"It was always our position that if the court went this way, it would discourage insurers from paying excess damages, and would encourage insureds to [try to] prove bad faith," said Carl D. Buchholz III of Rawle & Henderson, who represented St. Paul before the high court. "The majority rejected that theory and stated that it would encourage insurers to pay excess judgments. That's the great unknown of this decision." Michael R. Bradley of Brooks Bradley & Kenney in Delaware County, who was co-counsel of record to The Birth Center, said that the effect of the high court ruling would be to promote settlements, not deter them.

Bradley pointed out Newman's observation that the excess damages were paid by St. Paul to avoid exposure to punitive damages, but left open the possibility of liability for breach of contract under common law. The late John Brooks of Brooks Bradley & Kenney argued the case for The Birth Center before the Supreme Court in October 2000.

Newman also said that Section 8371, the bad faith statute, doe not prohibit the award of compensatory damages that had been available under common law. St. Paul had argued that the enactment of Section 8371 pre-empted common law remedies for bad faith refusal to provide coverage. The statute, Newman reasoned, "merely provides an additional remedy and authorizes the award of additional damages.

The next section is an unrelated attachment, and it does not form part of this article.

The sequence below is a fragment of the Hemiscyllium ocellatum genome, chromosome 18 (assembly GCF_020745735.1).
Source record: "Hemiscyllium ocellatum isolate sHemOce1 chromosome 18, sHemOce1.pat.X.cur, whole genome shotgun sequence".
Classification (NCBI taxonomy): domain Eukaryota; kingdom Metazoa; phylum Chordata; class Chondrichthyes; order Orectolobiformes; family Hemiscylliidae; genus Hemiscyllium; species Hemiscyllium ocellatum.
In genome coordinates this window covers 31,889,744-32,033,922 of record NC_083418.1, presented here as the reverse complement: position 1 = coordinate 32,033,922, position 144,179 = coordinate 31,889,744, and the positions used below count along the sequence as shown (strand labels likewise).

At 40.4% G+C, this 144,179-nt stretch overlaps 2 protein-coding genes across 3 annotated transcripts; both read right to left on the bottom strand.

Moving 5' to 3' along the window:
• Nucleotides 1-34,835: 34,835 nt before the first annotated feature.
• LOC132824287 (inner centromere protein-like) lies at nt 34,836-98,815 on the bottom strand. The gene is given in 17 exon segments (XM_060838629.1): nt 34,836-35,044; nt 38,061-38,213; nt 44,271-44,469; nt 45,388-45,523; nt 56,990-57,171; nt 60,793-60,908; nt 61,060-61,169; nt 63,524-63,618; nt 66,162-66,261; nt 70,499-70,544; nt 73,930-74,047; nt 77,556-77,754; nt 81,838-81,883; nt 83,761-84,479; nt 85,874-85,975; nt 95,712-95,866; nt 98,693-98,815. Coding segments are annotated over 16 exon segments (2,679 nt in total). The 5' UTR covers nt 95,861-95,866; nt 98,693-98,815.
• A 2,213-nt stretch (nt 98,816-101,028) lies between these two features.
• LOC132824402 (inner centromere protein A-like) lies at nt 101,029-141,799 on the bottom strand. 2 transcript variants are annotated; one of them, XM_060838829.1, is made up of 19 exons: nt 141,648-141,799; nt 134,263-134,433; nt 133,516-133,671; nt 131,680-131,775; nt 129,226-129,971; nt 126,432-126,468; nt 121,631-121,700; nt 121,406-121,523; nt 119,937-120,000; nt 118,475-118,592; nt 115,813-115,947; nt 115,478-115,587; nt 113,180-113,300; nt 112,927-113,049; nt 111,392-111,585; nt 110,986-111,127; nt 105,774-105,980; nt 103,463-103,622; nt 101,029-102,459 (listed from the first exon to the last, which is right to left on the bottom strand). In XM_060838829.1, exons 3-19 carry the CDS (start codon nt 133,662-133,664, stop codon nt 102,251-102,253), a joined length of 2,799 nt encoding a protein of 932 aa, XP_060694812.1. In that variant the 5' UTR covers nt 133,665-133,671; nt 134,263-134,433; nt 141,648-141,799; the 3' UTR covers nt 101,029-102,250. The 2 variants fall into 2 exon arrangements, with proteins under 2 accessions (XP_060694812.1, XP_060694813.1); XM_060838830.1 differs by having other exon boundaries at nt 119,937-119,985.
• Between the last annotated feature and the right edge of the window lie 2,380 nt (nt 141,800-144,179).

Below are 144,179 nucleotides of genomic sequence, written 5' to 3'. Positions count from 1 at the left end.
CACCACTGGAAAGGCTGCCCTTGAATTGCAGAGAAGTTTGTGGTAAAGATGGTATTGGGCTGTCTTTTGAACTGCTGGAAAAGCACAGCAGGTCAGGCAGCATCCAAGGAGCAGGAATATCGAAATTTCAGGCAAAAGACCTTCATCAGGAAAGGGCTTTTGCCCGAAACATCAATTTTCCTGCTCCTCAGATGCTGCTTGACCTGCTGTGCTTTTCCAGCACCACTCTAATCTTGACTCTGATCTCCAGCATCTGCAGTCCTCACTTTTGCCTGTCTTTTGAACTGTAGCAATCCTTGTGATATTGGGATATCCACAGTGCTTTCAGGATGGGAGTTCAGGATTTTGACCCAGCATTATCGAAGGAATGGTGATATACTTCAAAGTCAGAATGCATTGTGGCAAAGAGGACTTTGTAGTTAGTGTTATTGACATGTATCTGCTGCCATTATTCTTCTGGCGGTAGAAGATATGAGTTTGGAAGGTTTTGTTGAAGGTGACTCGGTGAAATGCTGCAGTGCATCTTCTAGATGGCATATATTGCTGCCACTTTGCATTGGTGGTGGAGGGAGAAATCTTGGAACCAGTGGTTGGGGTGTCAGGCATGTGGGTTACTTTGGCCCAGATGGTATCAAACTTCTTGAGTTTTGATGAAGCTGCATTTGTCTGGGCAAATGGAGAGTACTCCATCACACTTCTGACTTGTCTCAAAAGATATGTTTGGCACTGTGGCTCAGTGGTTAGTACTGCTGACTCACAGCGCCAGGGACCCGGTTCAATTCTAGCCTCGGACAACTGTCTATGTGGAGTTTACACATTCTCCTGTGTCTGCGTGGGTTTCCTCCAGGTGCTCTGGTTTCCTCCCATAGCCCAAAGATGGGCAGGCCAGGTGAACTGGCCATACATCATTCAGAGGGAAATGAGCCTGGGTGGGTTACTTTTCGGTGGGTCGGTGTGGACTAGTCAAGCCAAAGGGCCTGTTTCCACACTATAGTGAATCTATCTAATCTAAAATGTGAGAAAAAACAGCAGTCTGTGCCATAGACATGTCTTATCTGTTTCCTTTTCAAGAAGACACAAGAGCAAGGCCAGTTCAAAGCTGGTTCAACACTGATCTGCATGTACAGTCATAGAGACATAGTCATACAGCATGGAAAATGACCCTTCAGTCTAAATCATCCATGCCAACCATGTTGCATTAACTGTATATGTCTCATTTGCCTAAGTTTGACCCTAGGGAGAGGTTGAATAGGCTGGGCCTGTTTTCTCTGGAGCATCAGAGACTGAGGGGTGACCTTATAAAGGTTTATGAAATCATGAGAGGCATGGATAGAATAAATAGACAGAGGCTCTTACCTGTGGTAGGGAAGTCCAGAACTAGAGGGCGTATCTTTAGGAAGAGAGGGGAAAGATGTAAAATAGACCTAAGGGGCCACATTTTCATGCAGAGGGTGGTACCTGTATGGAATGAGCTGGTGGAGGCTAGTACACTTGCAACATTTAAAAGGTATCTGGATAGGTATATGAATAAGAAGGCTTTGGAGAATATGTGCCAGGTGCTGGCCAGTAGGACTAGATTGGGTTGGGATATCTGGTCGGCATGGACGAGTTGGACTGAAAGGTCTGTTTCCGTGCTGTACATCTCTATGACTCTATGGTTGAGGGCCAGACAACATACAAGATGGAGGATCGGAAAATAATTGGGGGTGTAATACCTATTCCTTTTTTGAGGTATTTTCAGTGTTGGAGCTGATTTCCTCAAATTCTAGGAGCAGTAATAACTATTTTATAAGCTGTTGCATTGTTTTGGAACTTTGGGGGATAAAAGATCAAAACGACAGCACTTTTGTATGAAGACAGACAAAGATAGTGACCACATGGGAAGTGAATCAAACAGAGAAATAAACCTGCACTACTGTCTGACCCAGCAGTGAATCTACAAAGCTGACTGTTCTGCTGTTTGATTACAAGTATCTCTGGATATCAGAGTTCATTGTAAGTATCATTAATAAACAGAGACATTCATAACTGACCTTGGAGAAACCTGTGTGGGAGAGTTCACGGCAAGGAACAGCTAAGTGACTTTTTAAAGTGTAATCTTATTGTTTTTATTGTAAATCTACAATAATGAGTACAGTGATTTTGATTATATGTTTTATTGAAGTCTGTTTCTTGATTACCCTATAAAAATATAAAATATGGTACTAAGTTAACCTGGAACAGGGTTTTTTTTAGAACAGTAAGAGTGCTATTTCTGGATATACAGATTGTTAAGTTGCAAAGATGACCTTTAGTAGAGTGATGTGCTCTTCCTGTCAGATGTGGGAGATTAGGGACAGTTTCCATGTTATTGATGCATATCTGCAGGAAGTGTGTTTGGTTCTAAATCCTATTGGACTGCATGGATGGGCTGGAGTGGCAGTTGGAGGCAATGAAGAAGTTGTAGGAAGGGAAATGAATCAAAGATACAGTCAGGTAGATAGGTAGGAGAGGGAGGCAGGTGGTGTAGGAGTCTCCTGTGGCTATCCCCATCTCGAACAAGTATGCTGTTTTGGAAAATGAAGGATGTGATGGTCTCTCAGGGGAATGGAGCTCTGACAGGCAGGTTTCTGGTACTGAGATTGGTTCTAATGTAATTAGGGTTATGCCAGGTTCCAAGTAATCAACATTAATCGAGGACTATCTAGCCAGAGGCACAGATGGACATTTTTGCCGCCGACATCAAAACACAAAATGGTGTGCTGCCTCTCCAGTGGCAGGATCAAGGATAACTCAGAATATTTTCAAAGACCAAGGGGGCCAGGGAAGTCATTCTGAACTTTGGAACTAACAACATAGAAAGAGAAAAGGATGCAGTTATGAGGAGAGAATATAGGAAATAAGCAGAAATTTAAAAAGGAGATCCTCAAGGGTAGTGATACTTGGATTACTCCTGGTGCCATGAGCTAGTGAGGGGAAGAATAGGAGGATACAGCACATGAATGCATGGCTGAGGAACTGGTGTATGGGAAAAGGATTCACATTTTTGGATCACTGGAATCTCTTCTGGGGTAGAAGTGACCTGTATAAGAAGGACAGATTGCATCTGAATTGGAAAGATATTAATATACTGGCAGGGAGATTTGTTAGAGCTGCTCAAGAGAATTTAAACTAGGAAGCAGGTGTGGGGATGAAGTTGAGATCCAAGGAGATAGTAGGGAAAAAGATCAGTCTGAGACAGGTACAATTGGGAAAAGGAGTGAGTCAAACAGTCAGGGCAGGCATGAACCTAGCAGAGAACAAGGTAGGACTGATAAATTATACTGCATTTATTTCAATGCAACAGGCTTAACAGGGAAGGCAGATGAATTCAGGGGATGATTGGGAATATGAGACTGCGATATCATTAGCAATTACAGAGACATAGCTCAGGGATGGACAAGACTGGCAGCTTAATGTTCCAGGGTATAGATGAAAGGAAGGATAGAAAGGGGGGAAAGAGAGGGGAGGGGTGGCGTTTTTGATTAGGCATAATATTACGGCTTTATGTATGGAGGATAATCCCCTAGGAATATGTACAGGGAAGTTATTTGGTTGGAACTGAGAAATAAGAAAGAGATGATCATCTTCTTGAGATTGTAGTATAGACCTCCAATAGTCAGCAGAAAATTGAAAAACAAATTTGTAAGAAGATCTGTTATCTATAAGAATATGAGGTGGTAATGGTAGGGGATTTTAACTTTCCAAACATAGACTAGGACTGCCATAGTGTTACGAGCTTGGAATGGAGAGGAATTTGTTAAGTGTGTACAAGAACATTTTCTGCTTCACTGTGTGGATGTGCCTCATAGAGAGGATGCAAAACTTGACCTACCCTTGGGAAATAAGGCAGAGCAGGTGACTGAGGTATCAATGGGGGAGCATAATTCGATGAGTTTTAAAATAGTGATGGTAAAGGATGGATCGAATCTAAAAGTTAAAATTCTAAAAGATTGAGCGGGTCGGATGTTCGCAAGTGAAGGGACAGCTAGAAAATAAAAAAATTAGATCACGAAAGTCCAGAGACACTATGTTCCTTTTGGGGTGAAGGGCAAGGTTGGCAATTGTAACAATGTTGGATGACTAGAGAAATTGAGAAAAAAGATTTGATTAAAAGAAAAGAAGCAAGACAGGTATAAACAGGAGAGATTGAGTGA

"Section 8371 provides for 'special damages,'" Bradley said. He added that special damages are provided in addition to common law rights. "The statute was not meant to decrease existing remedies but to add to them," he said. Buchholz said that the bad faith statute pre-empted previous regulation of bad faith liability. Since Section 8371 permits punitive damages but not compensatory damages, "it is hard to say that common law contract claims still survive." The dissenters agreed that contract damages are unavailable for bad faith refusal to provide coverage.

Justice Stephen A. Zappala wrote that under the statute, the cause of action is akin to a tort claim. Therefore, the only damages available to The Birth Center would have been the excess verdict itself, interest, punitive damages, court costs and attorney fees.

Justice Ronald D. Castille joined Zappala's dissent. But Justice Russell M. Nigro, in a concurring opinion, said that compensatory damages are available, since a bad faith claim is akin to a breach of contract cause of action. A bad faith cause of action alleging that an insurer breached an implied contractual duty to consider the insured's claims in good faith is a contract claim, Nigro said. A statutory bad faith claim may sound in tort, but contract damages may still be recovered where the insured alleges a breach of a contractual duty.